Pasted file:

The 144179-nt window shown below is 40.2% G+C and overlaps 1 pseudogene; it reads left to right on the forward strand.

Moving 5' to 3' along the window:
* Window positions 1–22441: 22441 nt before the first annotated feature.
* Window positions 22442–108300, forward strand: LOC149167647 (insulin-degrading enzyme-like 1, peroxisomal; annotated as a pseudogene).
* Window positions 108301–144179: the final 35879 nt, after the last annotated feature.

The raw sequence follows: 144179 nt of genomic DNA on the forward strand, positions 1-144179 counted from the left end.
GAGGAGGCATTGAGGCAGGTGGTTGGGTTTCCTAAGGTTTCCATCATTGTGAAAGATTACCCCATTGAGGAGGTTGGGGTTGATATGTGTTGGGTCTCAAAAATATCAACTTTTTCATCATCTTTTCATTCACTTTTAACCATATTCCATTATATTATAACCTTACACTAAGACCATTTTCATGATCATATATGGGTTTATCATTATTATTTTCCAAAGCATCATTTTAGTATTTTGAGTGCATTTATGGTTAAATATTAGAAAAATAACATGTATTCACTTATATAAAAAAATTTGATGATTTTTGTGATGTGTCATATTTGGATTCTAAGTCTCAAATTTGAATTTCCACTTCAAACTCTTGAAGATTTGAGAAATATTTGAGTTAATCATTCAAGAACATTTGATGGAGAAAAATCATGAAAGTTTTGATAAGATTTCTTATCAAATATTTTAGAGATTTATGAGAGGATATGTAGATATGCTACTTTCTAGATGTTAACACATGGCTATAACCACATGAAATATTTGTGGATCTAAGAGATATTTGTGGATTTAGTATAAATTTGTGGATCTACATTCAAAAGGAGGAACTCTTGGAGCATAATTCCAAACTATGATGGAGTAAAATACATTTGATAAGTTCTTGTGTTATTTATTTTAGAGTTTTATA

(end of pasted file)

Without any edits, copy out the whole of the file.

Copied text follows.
The 144179-nt window shown below is 40.2% G+C and overlaps 1 pseudogene; it reads left to right on the forward strand.

Moving 5' to 3' along the window:
* Window positions 1–22441: 22441 nt before the first annotated feature.
* Window positions 22442–108300, forward strand: LOC149167647 (insulin-degrading enzyme-like 1, peroxisomal; annotated as a pseudogene).
* Window positions 108301–144179: the final 35879 nt, after the last annotated feature.

The raw sequence follows: 144179 nt of genomic DNA on the forward strand, positions 1-144179 counted from the left end.
GAGGAGGCATTGAGGCAGGTGGTTGGGTTTCCTAAGGTTTCCATCATTGTGAAAGATTACCCCATTGAGGAGGTTGGGGTTGATATGTGTTGGGTCTCAAAAATATCAACTTTTTCATCATCTTTTCATTCACTTTTAACCATATTCCATTATATTATAACCTTACACTAAGACCATTTTCATGATCATATATGGGTTTATCATTATTATTTTCCAAAGCATCATTTTAGTATTTTGAGTGCATTTATGGTTAAATATTAGAAAAATAACATGTATTCACTTATATAAAAAAATTTGATGATTTTTGTGATGTGTCATATTTGGATTCTAAGTCTCAAATTTGAATTTCCACTTCAAACTCTTGAAGATTTGAGAAATATTTGAGTTAATCATTCAAGAACATTTGATGGAGAAAAATCATGAAAGTTTTGATAAGATTTCTTATCAAATATTTTAGAGATTTATGAGAGGATATGTAGATATGCTACTTTCTAGATGTTAACACATGGCTATAACCACATGAAATATTTGTGGATCTAAGAGATATTTGTGGATTTAGTATAAATTTGTGGATCTACATTCAAAAGGAGGAACTCTTGGAGCATAATTCCAAACTATGATGGAGTAAAATACATTTGATAAGTTCTTGTGTTATTTATTTTAGAGTTTTATA